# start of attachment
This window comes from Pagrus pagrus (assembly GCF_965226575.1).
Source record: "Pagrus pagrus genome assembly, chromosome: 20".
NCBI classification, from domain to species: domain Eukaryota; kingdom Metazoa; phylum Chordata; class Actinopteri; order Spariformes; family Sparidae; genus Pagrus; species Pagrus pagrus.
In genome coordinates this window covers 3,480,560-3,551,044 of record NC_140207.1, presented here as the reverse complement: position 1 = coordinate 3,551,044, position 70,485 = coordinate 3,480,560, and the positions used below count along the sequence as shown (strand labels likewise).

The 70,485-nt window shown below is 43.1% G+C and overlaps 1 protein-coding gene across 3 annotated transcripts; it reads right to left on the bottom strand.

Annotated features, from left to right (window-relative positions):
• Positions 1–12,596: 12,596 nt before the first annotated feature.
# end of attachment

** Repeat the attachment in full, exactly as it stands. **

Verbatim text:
This window comes from Pagrus pagrus (assembly GCF_965226575.1).
Source record: "Pagrus pagrus genome assembly, chromosome: 20".
NCBI classification, from domain to species: domain Eukaryota; kingdom Metazoa; phylum Chordata; class Actinopteri; order Spariformes; family Sparidae; genus Pagrus; species Pagrus pagrus.
In genome coordinates this window covers 3,480,560-3,551,044 of record NC_140207.1, presented here as the reverse complement: position 1 = coordinate 3,551,044, position 70,485 = coordinate 3,480,560, and the positions used below count along the sequence as shown (strand labels likewise).

The 70,485-nt window shown below is 43.1% G+C and overlaps 1 protein-coding gene across 3 annotated transcripts; it reads right to left on the bottom strand.

Annotated features, from left to right (window-relative positions):
• Positions 1–12,596: 12,596 nt before the first annotated feature.